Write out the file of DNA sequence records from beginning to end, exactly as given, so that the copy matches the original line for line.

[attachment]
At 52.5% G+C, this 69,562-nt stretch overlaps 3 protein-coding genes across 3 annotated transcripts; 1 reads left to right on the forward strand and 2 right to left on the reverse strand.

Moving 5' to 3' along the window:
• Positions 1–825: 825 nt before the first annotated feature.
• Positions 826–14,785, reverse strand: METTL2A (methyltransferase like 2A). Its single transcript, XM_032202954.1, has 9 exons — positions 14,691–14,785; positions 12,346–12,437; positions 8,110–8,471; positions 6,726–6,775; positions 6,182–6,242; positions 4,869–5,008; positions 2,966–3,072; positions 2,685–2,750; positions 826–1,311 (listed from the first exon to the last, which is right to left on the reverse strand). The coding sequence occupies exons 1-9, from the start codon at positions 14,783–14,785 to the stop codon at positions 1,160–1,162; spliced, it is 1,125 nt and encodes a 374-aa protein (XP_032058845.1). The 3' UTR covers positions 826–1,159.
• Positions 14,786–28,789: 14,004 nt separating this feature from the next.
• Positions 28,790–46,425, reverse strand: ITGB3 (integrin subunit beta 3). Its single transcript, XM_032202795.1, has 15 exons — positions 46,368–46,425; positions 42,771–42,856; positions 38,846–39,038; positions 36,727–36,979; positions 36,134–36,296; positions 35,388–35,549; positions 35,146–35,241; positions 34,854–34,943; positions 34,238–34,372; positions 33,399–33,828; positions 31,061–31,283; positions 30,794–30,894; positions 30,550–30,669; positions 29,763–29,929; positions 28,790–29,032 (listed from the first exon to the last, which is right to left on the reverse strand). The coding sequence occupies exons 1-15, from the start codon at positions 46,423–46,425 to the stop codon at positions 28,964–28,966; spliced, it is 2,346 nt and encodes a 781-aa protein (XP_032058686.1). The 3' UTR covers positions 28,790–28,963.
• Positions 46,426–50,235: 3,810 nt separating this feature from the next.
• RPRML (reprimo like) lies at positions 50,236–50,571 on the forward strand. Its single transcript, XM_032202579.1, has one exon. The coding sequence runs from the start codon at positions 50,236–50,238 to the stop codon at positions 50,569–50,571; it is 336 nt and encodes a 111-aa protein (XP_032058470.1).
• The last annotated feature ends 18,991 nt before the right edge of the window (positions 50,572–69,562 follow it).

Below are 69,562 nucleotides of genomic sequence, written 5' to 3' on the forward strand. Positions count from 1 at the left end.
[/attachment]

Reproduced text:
At 52.5% G+C, this 69,562-nt stretch overlaps 3 protein-coding genes across 3 annotated transcripts; 1 reads left to right on the forward strand and 2 right to left on the reverse strand.

Moving 5' to 3' along the window:
• Positions 1–825: 825 nt before the first annotated feature.
• Positions 826–14,785, reverse strand: METTL2A (methyltransferase like 2A). Its single transcript, XM_032202954.1, has 9 exons — positions 14,691–14,785; positions 12,346–12,437; positions 8,110–8,471; positions 6,726–6,775; positions 6,182–6,242; positions 4,869–5,008; positions 2,966–3,072; positions 2,685–2,750; positions 826–1,311 (listed from the first exon to the last, which is right to left on the reverse strand). The coding sequence occupies exons 1-9, from the start codon at positions 14,783–14,785 to the stop codon at positions 1,160–1,162; spliced, it is 1,125 nt and encodes a 374-aa protein (XP_032058845.1). The 3' UTR covers positions 826–1,159.
• Positions 14,786–28,789: 14,004 nt separating this feature from the next.
• Positions 28,790–46,425, reverse strand: ITGB3 (integrin subunit beta 3). Its single transcript, XM_032202795.1, has 15 exons — positions 46,368–46,425; positions 42,771–42,856; positions 38,846–39,038; positions 36,727–36,979; positions 36,134–36,296; positions 35,388–35,549; positions 35,146–35,241; positions 34,854–34,943; positions 34,238–34,372; positions 33,399–33,828; positions 31,061–31,283; positions 30,794–30,894; positions 30,550–30,669; positions 29,763–29,929; positions 28,790–29,032 (listed from the first exon to the last, which is right to left on the reverse strand). The coding sequence occupies exons 1-15, from the start codon at positions 46,423–46,425 to the stop codon at positions 28,964–28,966; spliced, it is 2,346 nt and encodes a 781-aa protein (XP_032058686.1). The 3' UTR covers positions 28,790–28,963.
• Positions 46,426–50,235: 3,810 nt separating this feature from the next.
• RPRML (reprimo like) lies at positions 50,236–50,571 on the forward strand. Its single transcript, XM_032202579.1, has one exon. The coding sequence runs from the start codon at positions 50,236–50,238 to the stop codon at positions 50,569–50,571; it is 336 nt and encodes a 111-aa protein (XP_032058470.1).
• The last annotated feature ends 18,991 nt before the right edge of the window (positions 50,572–69,562 follow it).

Below are 69,562 nucleotides of genomic sequence, written 5' to 3' on the forward strand. Positions count from 1 at the left end.